p.100, on the danger of juxtaposing images of suffering:

“…the Sarajevans did want their plight to be recorded in photographs: victims are interested in the representation of their own sufferings. But they want the suffering to be seen as unique. In early 1994, the English photojournalist Paul Lowe, who had been living for more than a year in the besieged city, mounted an exhibit at a partly wrecked art gallery of the photographs he had been taking, along with photographs he’d taken a few years earlier in Somalia; the Sarajevans, though eager to see new pictures of the ongoing destruction of their city, were offended by the inclusion of the Somalia pictures. Lowe had thought the matter was a simple one. He was a professional photographer, and these were two bodies of work of which he was proud. For the Sarajevans, it was also simple. To set their sufferings alongside the sufferings of another people was to compare them (which hell was worse?), demoting Sarajevo’s martyrdom to a mere instance […] is intolerable to have one’s own sufferings twinned with anybody else’s.”

p.103, on the problem that photographs suggest that as a society, we should “never forget”:

“…history gives contradictory signals about the value of remembering in the much longer span of a collective history. There is simply too much injustice in the world. And too much remembering (of ancient grievances: Serbs, Irish) embitters. To make peace is to forget. To reconcile, it is necessary that memory be faulty and limited.”

p.105, on the frustration of viewing images of suffering throughout the media:

“The frustration of not being able to do anything about what the images show may be translated into an accusation of the indecency of regarding such images, or the indecencies of the way such images are disseminated – flanked, as they may well be, by advertising for emollients, pain relievers and SUVs. If we could do something about what the images show, we might not care as much about these issues.”

p.108, on attempting to display photographs:

“Much of the current skepticism about the work of certain photographers of conscience seems to amount to little more than displeasure at the fact that photographs are circulated so diversely; that there is no way to guarantee reverential conditions in which to look at these pictures and be fully responsive to them. Indeed, apart from the settings where patriotic deference to leaders is exercised, there seems no way to guarantee contemplative or inhibiting space for anything noww.

Any way you look at it, William McDonough and Michael Braungart’s Cradle to Cradle is an unusual book.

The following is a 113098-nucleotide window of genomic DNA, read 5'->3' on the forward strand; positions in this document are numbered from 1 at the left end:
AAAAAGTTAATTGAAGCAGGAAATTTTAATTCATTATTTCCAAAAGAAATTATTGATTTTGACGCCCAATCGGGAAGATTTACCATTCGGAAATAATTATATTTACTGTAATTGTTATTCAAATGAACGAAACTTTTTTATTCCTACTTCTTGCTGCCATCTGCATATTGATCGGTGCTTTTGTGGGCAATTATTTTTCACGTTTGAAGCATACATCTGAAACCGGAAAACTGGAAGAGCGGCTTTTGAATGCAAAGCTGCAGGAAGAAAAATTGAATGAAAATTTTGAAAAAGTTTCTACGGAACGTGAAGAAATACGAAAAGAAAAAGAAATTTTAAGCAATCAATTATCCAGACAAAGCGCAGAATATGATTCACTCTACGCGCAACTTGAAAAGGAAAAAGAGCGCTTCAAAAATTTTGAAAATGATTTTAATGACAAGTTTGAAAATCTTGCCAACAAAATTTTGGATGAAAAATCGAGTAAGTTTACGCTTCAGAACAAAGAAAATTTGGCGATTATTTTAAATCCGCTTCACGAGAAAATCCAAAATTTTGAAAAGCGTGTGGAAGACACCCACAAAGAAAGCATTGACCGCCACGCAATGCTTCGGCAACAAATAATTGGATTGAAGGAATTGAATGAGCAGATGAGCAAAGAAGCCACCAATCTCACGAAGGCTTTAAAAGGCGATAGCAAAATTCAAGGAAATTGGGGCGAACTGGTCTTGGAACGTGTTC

It’s a book that invites the reader to envisage a world in which the concept of waste does not exist, and where re-use is preferred to recycling; in short, a world where products have a true life-cycle, rather than a passage from cradle-to-grave.

It’s an exciting book, if only because the physical artefact embodies its message:


Cradle to Cradle is not made out of paper, you see. It’s a format called Durabook. The Durabook is made of a kind of plastic, and is entirely waterproof. More interestingly, it’s entirely reusable – the ink can be easily removed to allow reprinting or notebook use, and the “paper” itself can be melted down and reused without giving off toxins. It’s a good environmental citizen, essentially: reusable, up-cyclable, and with no harmful byproducts. (It’s also surprisingly heavy for such a slim format).

I found it an interesting read. I found a lot of their later commentary on designing services probably the most interesting and relevant – a lot of discussion on refactoring products (which, by their nature, are designed for disposal) into services (wherein the product can be upcycled or removed from the equation, as it’s the service that matters). The Linc concept mobile phone is a good illustration of the thinking the book suggests.

At times, though, I found it depressing; a lot of the innovations pointed to are McDonough and Braungart’s own, and it would have been good to see more examples from people other than them. Similarly, at times the scale of the challenges described in the book seems colossal, and perhaps impossible.

But I think, taken with a pinch of salt, it’s an interesting read, and there’s some good meat within it. With that in mind, here’s what I marked out for myself as being interesting:

p.24, on Henry Ford’s innovations:

“In 1914, when the prevailing salary for factory workers was $2.34 a day, he hiked it to $5, pointing out that cars cannot buy cars. (He also reduced the hours of the workday from nine to eight). In one fell swoop, he actually created his own market, and raised the bar for the entire world of industry.”

I really enjoyed the section on Ford. They point out that a lot of Ford’s innovations really were more environmentally-friendly than the wasteful, inefficient factories that had preceded them. This doesn’t make it good, per se, but it’s worth bearing in mind. And I love “cars cannot buy cars”.

p.46, on the sentiments of the American Pastoral writers:

“[Aldo] Leopold anticipated some of the feelings of guilt that characterise much environmentalism today:
“When I submit these thoughts to a printing press, I am helping cut down the woods. When I pour cream in my coffee, I am helping to drain a marsh for cows to graze, and to exterminate the birds of Brazil. When I go birding or hunting in my Ford, I am devastating an oil field, and re-electing an imperialist to get me rubber. Nay more: when I father more than two children I am creating an insatiable need for more printing presses, more cows, more coffee, more oil, to supply which more birds, more trees, and more flowers will either be killed or … evicted from their several environments.”